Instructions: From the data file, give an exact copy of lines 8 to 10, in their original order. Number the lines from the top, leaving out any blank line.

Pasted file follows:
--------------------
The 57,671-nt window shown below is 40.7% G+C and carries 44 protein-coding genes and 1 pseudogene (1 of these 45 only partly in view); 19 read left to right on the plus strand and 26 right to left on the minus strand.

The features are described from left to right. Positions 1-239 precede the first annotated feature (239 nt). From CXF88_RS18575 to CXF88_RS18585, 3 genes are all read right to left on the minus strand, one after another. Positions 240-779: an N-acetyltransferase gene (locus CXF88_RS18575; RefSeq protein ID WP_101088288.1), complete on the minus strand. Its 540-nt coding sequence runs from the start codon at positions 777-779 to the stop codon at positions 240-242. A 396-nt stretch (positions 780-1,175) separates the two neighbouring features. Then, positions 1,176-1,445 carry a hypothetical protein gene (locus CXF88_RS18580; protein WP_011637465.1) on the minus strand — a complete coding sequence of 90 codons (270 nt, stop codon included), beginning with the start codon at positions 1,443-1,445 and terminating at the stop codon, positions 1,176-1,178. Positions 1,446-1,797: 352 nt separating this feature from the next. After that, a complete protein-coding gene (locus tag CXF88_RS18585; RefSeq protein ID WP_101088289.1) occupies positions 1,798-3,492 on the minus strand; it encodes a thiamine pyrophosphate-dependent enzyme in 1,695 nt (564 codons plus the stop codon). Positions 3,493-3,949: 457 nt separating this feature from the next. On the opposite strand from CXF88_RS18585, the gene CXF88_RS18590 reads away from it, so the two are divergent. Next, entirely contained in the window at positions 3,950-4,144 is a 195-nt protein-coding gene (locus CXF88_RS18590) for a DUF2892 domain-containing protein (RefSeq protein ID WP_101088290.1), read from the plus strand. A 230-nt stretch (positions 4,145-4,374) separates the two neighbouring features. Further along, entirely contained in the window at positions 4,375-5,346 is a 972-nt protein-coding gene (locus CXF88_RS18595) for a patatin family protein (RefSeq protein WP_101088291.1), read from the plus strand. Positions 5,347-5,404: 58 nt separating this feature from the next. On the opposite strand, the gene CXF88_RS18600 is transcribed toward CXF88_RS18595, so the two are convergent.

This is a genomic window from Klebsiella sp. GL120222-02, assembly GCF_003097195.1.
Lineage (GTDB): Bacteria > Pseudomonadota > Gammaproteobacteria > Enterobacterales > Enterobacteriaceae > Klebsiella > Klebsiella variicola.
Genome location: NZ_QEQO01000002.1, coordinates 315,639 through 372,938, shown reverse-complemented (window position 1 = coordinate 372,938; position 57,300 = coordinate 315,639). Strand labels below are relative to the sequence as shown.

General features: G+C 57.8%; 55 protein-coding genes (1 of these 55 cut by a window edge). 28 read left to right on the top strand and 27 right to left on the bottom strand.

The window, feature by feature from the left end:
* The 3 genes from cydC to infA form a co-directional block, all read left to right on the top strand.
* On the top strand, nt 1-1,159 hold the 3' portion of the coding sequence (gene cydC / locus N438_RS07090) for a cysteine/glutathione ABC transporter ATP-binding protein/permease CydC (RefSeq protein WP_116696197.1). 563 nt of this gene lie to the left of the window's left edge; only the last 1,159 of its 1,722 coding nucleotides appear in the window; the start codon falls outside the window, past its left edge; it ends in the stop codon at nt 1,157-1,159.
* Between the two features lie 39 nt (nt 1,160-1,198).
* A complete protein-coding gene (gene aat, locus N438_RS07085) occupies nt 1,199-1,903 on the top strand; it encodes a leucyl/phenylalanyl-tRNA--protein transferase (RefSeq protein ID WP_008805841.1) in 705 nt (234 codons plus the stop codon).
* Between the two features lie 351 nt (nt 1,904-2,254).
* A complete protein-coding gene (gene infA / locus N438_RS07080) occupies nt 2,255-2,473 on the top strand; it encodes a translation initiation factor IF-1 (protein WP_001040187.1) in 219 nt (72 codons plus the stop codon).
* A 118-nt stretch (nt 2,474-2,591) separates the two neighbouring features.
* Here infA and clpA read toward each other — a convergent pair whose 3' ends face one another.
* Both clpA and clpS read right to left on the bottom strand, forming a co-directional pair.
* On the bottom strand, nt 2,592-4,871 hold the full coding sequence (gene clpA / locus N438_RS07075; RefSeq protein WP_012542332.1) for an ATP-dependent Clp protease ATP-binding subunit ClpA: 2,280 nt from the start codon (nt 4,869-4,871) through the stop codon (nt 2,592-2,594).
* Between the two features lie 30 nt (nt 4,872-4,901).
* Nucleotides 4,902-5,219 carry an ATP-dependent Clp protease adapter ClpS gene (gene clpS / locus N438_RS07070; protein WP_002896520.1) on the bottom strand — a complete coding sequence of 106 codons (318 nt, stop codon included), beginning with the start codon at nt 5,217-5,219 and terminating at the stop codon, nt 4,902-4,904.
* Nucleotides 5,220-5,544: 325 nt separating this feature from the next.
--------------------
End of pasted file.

* The 3 genes from cydC to infA form a co-directional block, all read left to right on the top strand.
* On the top strand, nt 1-1,159 hold the 3' portion of the coding sequence (gene cydC / locus N438_RS07090) for a cysteine/glutathione ABC transporter ATP-binding protein/permease CydC (RefSeq protein WP_116696197.1). 563 nt of this gene lie to the left of the window's left edge; only the last 1,159 of its 1,722 coding nucleotides appear in the window; the start codon falls outside the window, past its left edge; it ends in the stop codon at nt 1,157-1,159.
* Between the two features lie 39 nt (nt 1,160-1,198).